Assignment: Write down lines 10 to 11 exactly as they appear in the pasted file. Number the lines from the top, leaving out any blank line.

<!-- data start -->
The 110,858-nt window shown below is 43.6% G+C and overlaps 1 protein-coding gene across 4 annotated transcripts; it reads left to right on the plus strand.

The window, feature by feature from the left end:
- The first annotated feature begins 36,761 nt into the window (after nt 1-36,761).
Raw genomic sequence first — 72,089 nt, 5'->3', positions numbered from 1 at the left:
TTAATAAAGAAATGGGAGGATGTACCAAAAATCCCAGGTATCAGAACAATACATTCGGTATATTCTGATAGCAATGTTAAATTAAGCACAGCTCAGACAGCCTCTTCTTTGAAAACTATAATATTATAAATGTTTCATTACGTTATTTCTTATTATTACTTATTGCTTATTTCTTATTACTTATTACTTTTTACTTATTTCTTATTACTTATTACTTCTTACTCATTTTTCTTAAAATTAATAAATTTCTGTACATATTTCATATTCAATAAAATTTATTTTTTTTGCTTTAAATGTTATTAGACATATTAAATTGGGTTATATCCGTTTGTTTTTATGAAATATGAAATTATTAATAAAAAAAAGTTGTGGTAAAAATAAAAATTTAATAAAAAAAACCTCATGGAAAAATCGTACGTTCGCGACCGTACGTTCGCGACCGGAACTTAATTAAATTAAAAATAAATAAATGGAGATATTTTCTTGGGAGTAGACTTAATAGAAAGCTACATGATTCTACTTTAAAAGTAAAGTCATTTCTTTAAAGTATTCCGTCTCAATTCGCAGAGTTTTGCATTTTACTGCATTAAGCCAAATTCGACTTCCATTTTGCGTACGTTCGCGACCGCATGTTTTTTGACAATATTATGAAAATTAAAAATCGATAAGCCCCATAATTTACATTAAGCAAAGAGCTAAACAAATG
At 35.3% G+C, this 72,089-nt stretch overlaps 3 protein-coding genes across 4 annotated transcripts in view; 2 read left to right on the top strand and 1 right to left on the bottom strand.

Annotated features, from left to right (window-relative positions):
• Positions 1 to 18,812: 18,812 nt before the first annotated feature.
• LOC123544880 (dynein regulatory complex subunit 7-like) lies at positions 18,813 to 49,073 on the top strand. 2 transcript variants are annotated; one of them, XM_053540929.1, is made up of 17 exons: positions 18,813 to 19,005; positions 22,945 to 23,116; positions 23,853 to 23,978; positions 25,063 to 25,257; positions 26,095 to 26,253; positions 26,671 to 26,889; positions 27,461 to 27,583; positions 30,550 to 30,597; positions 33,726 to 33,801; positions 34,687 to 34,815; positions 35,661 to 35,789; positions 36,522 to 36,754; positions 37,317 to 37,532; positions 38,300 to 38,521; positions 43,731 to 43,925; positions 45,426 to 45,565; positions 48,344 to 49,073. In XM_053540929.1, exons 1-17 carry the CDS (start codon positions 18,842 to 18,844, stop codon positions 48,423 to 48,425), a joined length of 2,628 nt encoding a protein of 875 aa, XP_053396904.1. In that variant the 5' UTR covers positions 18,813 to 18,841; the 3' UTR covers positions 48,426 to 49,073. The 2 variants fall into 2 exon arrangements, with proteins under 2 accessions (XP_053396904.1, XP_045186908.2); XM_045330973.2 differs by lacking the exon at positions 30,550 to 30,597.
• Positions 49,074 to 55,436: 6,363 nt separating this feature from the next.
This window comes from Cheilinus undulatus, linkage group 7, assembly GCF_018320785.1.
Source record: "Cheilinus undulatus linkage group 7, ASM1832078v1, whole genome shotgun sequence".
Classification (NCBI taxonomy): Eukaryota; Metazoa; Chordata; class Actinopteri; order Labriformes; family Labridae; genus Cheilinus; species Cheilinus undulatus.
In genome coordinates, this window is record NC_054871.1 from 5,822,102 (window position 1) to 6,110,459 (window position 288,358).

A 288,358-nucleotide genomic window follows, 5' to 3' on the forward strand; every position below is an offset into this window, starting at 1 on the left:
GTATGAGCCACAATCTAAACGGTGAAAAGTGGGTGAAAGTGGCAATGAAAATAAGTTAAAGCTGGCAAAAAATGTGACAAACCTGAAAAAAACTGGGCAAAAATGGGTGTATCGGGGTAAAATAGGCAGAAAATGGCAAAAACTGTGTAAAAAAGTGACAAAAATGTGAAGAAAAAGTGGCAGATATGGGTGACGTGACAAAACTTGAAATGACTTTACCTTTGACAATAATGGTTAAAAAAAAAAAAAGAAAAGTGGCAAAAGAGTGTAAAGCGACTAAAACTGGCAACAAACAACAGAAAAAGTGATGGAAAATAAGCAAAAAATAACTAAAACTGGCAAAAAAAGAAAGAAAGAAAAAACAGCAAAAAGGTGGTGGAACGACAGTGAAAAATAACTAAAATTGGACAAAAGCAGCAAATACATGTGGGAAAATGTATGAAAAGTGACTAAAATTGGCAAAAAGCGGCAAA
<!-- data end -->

• Positions 49,074 to 55,436: 6,363 nt separating this feature from the next.
This window comes from Cheilinus undulatus, linkage group 7, assembly GCF_018320785.1.